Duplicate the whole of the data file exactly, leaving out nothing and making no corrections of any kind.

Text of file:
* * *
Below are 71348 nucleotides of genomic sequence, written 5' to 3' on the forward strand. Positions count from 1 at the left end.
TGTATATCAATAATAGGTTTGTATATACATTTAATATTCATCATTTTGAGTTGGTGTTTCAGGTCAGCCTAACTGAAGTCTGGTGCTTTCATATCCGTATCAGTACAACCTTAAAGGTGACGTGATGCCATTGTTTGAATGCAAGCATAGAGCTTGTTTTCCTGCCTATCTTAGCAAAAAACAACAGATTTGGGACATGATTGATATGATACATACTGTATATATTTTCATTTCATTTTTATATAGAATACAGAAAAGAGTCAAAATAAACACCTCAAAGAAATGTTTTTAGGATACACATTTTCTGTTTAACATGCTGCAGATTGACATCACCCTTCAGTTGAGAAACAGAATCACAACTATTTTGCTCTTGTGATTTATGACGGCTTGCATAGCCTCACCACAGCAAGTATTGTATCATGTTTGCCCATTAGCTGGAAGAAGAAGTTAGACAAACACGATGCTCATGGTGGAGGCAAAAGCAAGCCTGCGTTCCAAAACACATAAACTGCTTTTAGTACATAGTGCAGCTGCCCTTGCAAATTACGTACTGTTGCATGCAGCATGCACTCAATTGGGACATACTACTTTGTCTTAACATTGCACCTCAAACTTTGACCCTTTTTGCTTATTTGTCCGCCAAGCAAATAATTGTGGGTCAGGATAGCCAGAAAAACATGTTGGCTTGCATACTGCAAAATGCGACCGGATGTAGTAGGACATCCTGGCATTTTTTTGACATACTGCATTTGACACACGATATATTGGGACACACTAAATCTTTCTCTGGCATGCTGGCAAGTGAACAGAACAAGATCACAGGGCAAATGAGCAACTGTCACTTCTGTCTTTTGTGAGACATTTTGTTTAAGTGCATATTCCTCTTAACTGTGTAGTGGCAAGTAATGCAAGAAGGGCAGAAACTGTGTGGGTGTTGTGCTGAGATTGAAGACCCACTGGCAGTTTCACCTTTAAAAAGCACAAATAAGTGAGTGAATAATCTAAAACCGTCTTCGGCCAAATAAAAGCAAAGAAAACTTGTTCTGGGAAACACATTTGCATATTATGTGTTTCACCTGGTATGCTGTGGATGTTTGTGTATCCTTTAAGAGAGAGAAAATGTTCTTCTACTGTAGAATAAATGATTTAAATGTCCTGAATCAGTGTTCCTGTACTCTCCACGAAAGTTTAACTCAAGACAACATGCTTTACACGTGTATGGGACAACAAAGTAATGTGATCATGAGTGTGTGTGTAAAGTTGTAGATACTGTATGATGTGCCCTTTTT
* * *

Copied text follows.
Below are 71348 nucleotides of genomic sequence, written 5' to 3' on the forward strand. Positions count from 1 at the left end.
TGTATATCAATAATAGGTTTGTATATACATTTAATATTCATCATTTTGAGTTGGTGTTTCAGGTCAGCCTAACTGAAGTCTGGTGCTTTCATATCCGTATCAGTACAACCTTAAAGGTGACGTGATGCCATTGTTTGAATGCAAGCATAGAGCTTGTTTTCCTGCCTATCTTAGCAAAAAACAACAGATTTGGGACATGATTGATATGATACATACTGTATATATTTTCATTTCATTTTTATATAGAATACAGAAAAGAGTCAAAATAAACACCTCAAAGAAATGTTTTTAGGATACACATTTTCTGTTTAACATGCTGCAGATTGACATCACCCTTCAGTTGAGAAACAGAATCACAACTATTTTGCTCTTGTGATTTATGACGGCTTGCATAGCCTCACCACAGCAAGTATTGTATCATGTTTGCCCATTAGCTGGAAGAAGAAGTTAGACAAACACGATGCTCATGGTGGAGGCAAAAGCAAGCCTGCGTTCCAAAACACATAAACTGCTTTTAGTACATAGTGCAGCTGCCCTTGCAAATTACGTACTGTTGCATGCAGCATGCACTCAATTGGGACATACTACTTTGTCTTAACATTGCACCTCAAACTTTGACCCTTTTTGCTTATTTGTCCGCCAAGCAAATAATTGTGGGTCAGGATAGCCAGAAAAACATGTTGGCTTGCATACTGCAAAATGCGACCGGATGTAGTAGGACATCCTGGCATTTTTTTGACATACTGCATTTGACACACGATATATTGGGACACACTAAATCTTTCTCTGGCATGCTGGCAAGTGAACAGAACAAGATCACAGGGCAAATGAGCAACTGTCACTTCTGTCTTTTGTGAGACATTTTGTTTAAGTGCATATTCCTCTTAACTGTGTAGTGGCAAGTAATGCAAGAAGGGCAGAAACTGTGTGGGTGTTGTGCTGAGATTGAAGACCCACTGGCAGTTTCACCTTTAAAAAGCACAAATAAGTGAGTGAATAATCTAAAACCGTCTTCGGCCAAATAAAAGCAAAGAAAACTTGTTCTGGGAAACACATTTGCATATTATGTGTTTCACCTGGTATGCTGTGGATGTTTGTGTATCCTTTAAGAGAGAGAAAATGTTCTTCTACTGTAGAATAAATGATTTAAATGTCCTGAATCAGTGTTCCTGTACTCTCCACGAAAGTTTAACTCAAGACAACATGCTTTACACGTGTATGGGACAACAAAGTAATGTGATCATGAGTGTGTGTGTAAAGTTGTAGATACTGTATGATGTGCCCTTTTT